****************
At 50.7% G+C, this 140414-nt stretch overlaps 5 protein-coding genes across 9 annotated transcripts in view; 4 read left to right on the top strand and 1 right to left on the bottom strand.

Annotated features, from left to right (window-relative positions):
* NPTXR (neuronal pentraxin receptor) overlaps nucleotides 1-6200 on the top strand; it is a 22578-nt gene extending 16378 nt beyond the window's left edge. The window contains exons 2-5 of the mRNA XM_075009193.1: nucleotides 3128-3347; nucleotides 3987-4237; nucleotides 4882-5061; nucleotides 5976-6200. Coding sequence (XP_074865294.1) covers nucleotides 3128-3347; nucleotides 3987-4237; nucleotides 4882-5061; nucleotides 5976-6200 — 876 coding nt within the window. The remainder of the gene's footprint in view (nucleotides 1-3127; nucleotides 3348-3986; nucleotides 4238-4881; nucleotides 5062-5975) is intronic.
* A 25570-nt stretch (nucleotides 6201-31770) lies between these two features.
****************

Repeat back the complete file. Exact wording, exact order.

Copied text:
At 50.7% G+C, this 140414-nt stretch overlaps 5 protein-coding genes across 9 annotated transcripts in view; 4 read left to right on the top strand and 1 right to left on the bottom strand.

Annotated features, from left to right (window-relative positions):
* NPTXR (neuronal pentraxin receptor) overlaps nucleotides 1-6200 on the top strand; it is a 22578-nt gene extending 16378 nt beyond the window's left edge. The window contains exons 2-5 of the mRNA XM_075009193.1: nucleotides 3128-3347; nucleotides 3987-4237; nucleotides 4882-5061; nucleotides 5976-6200. Coding sequence (XP_074865294.1) covers nucleotides 3128-3347; nucleotides 3987-4237; nucleotides 4882-5061; nucleotides 5976-6200 — 876 coding nt within the window. The remainder of the gene's footprint in view (nucleotides 1-3127; nucleotides 3348-3986; nucleotides 4238-4881; nucleotides 5062-5975) is intronic.
* A 25570-nt stretch (nucleotides 6201-31770) lies between these two features.